Multinational cigarette companies are proactively spreading misinformation to prevent improvements to the tobacco control act and thwart government efforts to gradually transform Bangladesh into a smoke-free country by 2040, anti-smoking activists said at a press conference on 8 November.
Professor Dr Golam Mohiuddin Faruque, project director at the Bangladesh Cancer Society, Dr Sheikh Mohammad Mahbubus Sobhan, researcher at National Heart Foundation Hospital, and Professor Dr Qazi Mushtaq Hussain, chief of Bangladesh Society of Radiation Oncologists, were present among others at the event held at the Dhaka Reporters Unity in the capital.
In keeping with the country's population growth trend, getting rid of smoking will take a long time and for this reason Prime Minister Sheikh Hasina has chosen 2040 as the deadline while endorsing gradual improvements in tobacco legislation to meet the target.
After its introduction in 2005, the Smoking and Tobacco Products Usage (Control) Act 2005, was amended in 2013, and even then, profit-driven cigarette companies opposed the legislative process. Despite their opposition citing hit to business interests, the two market-leading companies kept profit margins intact through tax evasion and other legal violations, speakers at the press briefing said.
Two foreign cigarette companies dominate the local market, and they make hardly any payments to compensate for the health disasters, economic trouble, and environmental pollution their products cause, despite raking in huge profits from the country.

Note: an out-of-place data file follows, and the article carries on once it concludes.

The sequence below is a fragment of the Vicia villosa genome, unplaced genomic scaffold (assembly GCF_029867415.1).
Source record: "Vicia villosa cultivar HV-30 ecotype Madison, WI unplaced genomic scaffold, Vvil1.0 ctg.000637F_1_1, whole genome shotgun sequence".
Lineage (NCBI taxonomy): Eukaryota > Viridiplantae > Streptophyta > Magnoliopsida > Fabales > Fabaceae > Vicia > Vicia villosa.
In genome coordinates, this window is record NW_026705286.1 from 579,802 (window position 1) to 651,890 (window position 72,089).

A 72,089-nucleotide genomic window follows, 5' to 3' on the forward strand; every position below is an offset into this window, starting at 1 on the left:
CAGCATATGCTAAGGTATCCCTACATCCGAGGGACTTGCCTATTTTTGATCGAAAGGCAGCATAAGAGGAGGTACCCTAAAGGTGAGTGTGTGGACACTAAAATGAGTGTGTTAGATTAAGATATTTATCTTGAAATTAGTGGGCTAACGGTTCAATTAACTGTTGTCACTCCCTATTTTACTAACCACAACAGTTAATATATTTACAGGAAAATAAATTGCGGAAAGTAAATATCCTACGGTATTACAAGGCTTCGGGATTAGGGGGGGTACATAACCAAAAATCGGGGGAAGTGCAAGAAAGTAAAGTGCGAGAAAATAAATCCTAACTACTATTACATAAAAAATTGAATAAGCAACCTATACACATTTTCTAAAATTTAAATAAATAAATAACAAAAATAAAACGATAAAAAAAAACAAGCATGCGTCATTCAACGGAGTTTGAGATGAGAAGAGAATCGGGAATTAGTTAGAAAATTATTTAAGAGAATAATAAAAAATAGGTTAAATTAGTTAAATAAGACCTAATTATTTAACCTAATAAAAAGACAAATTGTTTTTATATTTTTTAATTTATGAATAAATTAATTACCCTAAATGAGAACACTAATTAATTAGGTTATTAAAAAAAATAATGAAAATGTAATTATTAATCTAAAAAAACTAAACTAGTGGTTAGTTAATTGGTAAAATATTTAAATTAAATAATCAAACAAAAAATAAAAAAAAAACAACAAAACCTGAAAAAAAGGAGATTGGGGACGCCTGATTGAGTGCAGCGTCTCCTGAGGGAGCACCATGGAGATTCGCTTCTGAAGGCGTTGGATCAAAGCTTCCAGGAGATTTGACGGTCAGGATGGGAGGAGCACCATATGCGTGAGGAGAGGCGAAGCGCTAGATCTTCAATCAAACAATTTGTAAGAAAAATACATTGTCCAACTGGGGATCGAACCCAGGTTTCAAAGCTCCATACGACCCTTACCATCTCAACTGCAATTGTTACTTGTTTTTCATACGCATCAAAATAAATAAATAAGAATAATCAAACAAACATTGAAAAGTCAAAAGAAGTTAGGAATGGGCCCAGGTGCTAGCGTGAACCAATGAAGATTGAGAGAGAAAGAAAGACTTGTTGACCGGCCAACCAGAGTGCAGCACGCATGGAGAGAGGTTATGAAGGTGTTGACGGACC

The government wants to prevent as many teenagers as possible from starting to smoke to meet its 2040 goal, but the two market-leading companies wish to thwart the efforts. The companies wish to give the first taste of cigarettes to young minds so that a lasting habit is formed almost automatically and greedy businessmen can get the prolonged consumer base they need.
The belief that the tobacco industry is economically important is a myth. A study by the Bangladesh Cancer Society in 2018 found that almost Tk300 billion was spent on smoking-related medical issues in the year, as opposed to Tk220 billion earned in revenues from the sector – leaving a Tk8 billion hole in the national economy, anti-smoking activists noted.
That the tobacco companies pay hefty revenues is another myth. In 2020, a multinational company claimed to pay nearly Tk220.6 billion in taxes, but almost 96% of this sum was paid by consumers in the form of indirect taxes. The company only took money from the country while contributing very little towards the national budget, they added.
The government and other partners in the country's anti-smoking movement should encourage smokers to replace cigarettes with a healthy food diet, the activists concluded.